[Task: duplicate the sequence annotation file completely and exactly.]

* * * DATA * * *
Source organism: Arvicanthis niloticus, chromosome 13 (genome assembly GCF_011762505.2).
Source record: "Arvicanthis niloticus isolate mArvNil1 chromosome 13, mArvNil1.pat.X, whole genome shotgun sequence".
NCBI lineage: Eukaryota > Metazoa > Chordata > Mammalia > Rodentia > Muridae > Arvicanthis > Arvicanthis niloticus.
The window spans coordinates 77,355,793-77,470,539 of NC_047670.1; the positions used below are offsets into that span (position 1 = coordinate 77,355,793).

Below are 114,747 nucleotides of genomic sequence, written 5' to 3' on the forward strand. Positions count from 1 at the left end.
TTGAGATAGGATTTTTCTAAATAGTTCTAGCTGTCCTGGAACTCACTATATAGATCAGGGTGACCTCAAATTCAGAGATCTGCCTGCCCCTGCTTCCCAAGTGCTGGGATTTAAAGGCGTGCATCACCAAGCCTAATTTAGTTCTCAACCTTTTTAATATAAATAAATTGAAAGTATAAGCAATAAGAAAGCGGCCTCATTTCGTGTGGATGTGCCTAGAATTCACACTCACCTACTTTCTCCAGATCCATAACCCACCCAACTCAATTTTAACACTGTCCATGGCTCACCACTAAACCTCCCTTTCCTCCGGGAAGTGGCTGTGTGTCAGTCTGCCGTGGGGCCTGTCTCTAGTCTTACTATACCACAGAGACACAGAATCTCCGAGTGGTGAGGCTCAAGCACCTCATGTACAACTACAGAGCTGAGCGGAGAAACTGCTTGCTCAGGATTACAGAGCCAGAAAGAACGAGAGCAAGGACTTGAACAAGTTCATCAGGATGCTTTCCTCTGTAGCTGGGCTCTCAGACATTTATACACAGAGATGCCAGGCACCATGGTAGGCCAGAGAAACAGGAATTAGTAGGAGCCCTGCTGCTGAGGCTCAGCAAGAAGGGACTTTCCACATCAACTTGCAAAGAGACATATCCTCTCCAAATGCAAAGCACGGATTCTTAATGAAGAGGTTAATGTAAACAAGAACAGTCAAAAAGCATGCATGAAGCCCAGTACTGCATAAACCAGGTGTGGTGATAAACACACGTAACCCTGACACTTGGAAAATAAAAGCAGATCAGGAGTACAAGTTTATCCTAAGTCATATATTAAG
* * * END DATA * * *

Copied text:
Source organism: Arvicanthis niloticus, chromosome 13 (genome assembly GCF_011762505.2).
Source record: "Arvicanthis niloticus isolate mArvNil1 chromosome 13, mArvNil1.pat.X, whole genome shotgun sequence".
NCBI lineage: Eukaryota > Metazoa > Chordata > Mammalia > Rodentia > Muridae > Arvicanthis > Arvicanthis niloticus.
The window spans coordinates 77,355,793-77,470,539 of NC_047670.1; the positions used below are offsets into that span (position 1 = coordinate 77,355,793).

Below are 114,747 nucleotides of genomic sequence, written 5' to 3' on the forward strand. Positions count from 1 at the left end.
TTGAGATAGGATTTTTCTAAATAGTTCTAGCTGTCCTGGAACTCACTATATAGATCAGGGTGACCTCAAATTCAGAGATCTGCCTGCCCCTGCTTCCCAAGTGCTGGGATTTAAAGGCGTGCATCACCAAGCCTAATTTAGTTCTCAACCTTTTTAATATAAATAAATTGAAAGTATAAGCAATAAGAAAGCGGCCTCATTTCGTGTGGATGTGCCTAGAATTCACACTCACCTACTTTCTCCAGATCCATAACCCACCCAACTCAATTTTAACACTGTCCATGGCTCACCACTAAACCTCCCTTTCCTCCGGGAAGTGGCTGTGTGTCAGTCTGCCGTGGGGCCTGTCTCTAGTCTTACTATACCACAGAGACACAGAATCTCCGAGTGGTGAGGCTCAAGCACCTCATGTACAACTACAGAGCTGAGCGGAGAAACTGCTTGCTCAGGATTACAGAGCCAGAAAGAACGAGAGCAAGGACTTGAACAAGTTCATCAGGATGCTTTCCTCTGTAGCTGGGCTCTCAGACATTTATACACAGAGATGCCAGGCACCATGGTAGGCCAGAGAAACAGGAATTAGTAGGAGCCCTGCTGCTGAGGCTCAGCAAGAAGGGACTTTCCACATCAACTTGCAAAGAGACATATCCTCTCCAAATGCAAAGCACGGATTCTTAATGAAGAGGTTAATGTAAACAAGAACAGTCAAAAAGCATGCATGAAGCCCAGTACTGCATAAACCAGGTGTGGTGATAAACACACGTAACCCTGACACTTGGAAAATAAAAGCAGATCAGGAGTACAAGTTTATCCTAAGTCATATATTAAG